The recent indictment of six Chinese nationals by U.S. legal authorities on charges of economic espionage and theft of trade secrets has been met with severe criticism from Chinese officials and the Chinese media (see: “6 Chinese Men Charged With Economic Espionage in US”).
According to China’s Foreign Ministry spokesman, Hong Lei, the People’s Republic will be closely monitoring the situation. “China is severely concerned. The Chinese government will make sure the rights and interests of Chinese citizens are guaranteed during their interactions with American personnel,” he said.
“The Chinese government firmly opposes and combats thefts of trade secrets, in accordance with law,” foreign ministry spokesman Hong emphasized. “As for this case, we are still checking on the details.”
A commentary in the state-run news agency Xinhua was less diplomatic when it stated that “another six Chinese nationals fell victim to Washington’s growing paranoia.” Additionally, the commentary cautioned:
The U.S. government should learn from its past mistakes and drop the practice of bringing unwarranted charges against innocent people without solid evidence. Such behavior would not only dent China-U.S. relations, but also inflicts unmeasurable damage on those people’s lives.
Xinhua also reports that officials of Tianjin University – the university accused of partnering up with the defendants and setting up a joint venture to domestically produce stolen U.S. technology – vehemently denies any wrongdoing.
The university issued a statement that “strongly condemns any groundless accusations and act to tarnish its fame and reserve the right to safeguard the university’s fame with legal means.”
In another article published in the China Youth Daily and quoted in the Wall Street Journal, university officials stated that “the politicization of the professors’ scientific research, elevating it to the level of ‘economic espionage,’ would harm normal academic exchanges.”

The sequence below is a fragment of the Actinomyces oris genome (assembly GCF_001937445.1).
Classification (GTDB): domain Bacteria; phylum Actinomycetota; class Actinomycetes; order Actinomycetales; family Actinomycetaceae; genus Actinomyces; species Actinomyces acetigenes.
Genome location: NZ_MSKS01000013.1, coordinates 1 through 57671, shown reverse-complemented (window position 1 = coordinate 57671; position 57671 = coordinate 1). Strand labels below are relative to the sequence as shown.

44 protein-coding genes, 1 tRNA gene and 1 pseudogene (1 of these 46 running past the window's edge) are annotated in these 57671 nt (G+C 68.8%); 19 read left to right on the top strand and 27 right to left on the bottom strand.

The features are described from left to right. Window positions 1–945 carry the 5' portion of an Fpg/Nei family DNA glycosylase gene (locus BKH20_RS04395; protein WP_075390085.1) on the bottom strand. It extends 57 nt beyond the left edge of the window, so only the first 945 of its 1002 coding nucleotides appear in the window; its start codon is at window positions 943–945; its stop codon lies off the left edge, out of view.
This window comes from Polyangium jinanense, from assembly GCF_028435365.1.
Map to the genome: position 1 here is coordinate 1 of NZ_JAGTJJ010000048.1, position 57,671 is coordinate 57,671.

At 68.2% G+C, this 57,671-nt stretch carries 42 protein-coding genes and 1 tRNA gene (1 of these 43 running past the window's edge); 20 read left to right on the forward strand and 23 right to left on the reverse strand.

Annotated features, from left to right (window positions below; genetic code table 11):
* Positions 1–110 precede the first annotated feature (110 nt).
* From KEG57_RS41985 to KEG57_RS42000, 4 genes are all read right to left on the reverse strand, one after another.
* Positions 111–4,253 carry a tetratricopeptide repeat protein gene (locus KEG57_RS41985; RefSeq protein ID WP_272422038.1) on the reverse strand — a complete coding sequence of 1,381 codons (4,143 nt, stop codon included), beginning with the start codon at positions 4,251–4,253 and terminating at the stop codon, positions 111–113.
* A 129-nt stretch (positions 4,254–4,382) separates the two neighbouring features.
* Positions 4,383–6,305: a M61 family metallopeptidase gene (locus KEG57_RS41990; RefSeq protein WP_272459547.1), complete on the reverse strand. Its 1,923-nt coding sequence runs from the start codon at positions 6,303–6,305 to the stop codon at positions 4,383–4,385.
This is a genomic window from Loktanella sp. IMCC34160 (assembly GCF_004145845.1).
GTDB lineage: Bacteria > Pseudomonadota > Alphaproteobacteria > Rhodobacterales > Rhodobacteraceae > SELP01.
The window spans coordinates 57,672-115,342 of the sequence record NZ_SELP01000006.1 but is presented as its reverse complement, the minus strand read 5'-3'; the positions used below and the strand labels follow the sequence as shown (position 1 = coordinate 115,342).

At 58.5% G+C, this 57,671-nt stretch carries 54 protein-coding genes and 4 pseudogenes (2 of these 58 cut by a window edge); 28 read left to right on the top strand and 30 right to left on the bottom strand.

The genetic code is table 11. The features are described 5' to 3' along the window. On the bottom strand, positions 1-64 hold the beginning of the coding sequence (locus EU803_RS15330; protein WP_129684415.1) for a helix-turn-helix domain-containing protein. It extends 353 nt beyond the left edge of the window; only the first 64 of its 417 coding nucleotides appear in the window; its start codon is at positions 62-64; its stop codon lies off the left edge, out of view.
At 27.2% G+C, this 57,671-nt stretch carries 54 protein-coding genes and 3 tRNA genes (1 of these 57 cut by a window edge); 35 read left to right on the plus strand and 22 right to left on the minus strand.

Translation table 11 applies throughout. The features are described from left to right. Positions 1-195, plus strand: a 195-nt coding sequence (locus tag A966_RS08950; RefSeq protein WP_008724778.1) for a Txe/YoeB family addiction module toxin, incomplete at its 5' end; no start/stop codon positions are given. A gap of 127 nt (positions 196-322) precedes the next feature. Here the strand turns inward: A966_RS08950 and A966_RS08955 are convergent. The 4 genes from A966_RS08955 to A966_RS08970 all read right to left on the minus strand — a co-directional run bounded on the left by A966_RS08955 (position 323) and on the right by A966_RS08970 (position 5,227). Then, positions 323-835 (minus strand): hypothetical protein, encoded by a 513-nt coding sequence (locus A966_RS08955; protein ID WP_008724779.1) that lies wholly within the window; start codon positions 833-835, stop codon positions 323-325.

The charges the six Chinese men, including three professors, face could result in lengthy prison sentences and heavy fines – at least for one of the accused who has recently been arrested on American soil. Concerns by U.S. authorities over Chinese economic espionage activities have increasingly moved to the center of bilateral discussions and negatively impacted Sino-US relations in recent years (see: “What the US Gets Wrong About Chinese Espionage”).
In a press release by the U.S. Department of Justice, U.S. Attorney Melinda Haag of the Northern District of California, that this case demonstrates, “sensitive technology developed by U.S. companies in Silicon Valley and throughout California continues to be vulnerable to coordinated and complex efforts sponsored by foreign governments to steal that technology.” A 2013 report by a U.S. commission on intellectual-property theft accused China of being responsible for as much as 80 percent of the intellectual-property theft against U.S. companies – most of it via cyber espionage.
However, my colleague at the EastWest Institute, Greg Austin, published a controversial research paper today in which he argues that the United States has failed to make a convincing case in the public domain that the costs of Chinese cyber espionage to the U.S. civil economy are as high as it claims or that it is official Chinese policy to use the state agencies to divert information on U.S. civil sector firms collected via cyber espionage to the benefit of Chinese civil sector firms. Dual-use technologies, he argues, are in a different category, but even there the U.S. had not made a strong case in its public domain information (see: “China’s Cyberespionage: The National Security Distinction and U.S. Diplomacy”).